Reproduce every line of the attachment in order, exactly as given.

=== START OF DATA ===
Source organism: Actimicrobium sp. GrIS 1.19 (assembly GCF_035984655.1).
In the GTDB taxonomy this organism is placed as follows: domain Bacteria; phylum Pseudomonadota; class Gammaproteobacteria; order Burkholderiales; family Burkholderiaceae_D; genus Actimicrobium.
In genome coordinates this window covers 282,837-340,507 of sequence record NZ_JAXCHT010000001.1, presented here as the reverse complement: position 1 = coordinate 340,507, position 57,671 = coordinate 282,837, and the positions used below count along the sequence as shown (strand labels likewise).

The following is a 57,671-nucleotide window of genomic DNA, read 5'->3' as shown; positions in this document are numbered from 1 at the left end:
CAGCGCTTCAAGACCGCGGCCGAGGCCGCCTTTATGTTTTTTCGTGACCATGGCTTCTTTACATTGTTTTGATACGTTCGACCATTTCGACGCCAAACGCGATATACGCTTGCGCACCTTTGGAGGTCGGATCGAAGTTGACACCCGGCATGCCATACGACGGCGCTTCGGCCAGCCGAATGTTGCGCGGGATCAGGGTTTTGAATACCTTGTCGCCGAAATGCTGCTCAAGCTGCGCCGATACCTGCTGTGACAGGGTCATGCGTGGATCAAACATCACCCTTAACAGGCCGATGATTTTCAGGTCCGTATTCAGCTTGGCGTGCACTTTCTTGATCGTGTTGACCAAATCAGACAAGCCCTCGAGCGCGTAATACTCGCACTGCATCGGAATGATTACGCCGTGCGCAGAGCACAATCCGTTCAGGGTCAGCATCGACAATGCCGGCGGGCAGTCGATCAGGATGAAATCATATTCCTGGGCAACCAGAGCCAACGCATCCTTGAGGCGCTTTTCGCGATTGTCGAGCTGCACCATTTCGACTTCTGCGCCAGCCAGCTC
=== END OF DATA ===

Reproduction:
Source organism: Actimicrobium sp. GrIS 1.19 (assembly GCF_035984655.1).
In the GTDB taxonomy this organism is placed as follows: domain Bacteria; phylum Pseudomonadota; class Gammaproteobacteria; order Burkholderiales; family Burkholderiaceae_D; genus Actimicrobium.
In genome coordinates this window covers 282,837-340,507 of sequence record NZ_JAXCHT010000001.1, presented here as the reverse complement: position 1 = coordinate 340,507, position 57,671 = coordinate 282,837, and the positions used below count along the sequence as shown (strand labels likewise).

The following is a 57,671-nucleotide window of genomic DNA, read 5'->3' as shown; positions in this document are numbered from 1 at the left end:
CAGCGCTTCAAGACCGCGGCCGAGGCCGCCTTTATGTTTTTTCGTGACCATGGCTTCTTTACATTGTTTTGATACGTTCGACCATTTCGACGCCAAACGCGATATACGCTTGCGCACCTTTGGAGGTCGGATCGAAGTTGACACCCGGCATGCCATACGACGGCGCTTCGGCCAGCCGAATGTTGCGCGGGATCAGGGTTTTGAATACCTTGTCGCCGAAATGCTGCTCAAGCTGCGCCGATACCTGCTGTGACAGGGTCATGCGTGGATCAAACATCACCCTTAACAGGCCGATGATTTTCAGGTCCGTATTCAGCTTGGCGTGCACTTTCTTGATCGTGTTGACCAAATCAGACAAGCCCTCGAGCGCGTAATACTCGCACTGCATCGGAATGATTACGCCGTGCGCAGAGCACAATCCGTTCAGGGTCAGCATCGACAATGCCGGCGGGCAGTCGATCAGGATGAAATCATATTCCTGGGCAACCAGAGCCAACGCATCCTTGAGGCGCTTTTCGCGATTGTCGAGCTGCACCATTTCGACTTCTGCGCCAGCCAGCTC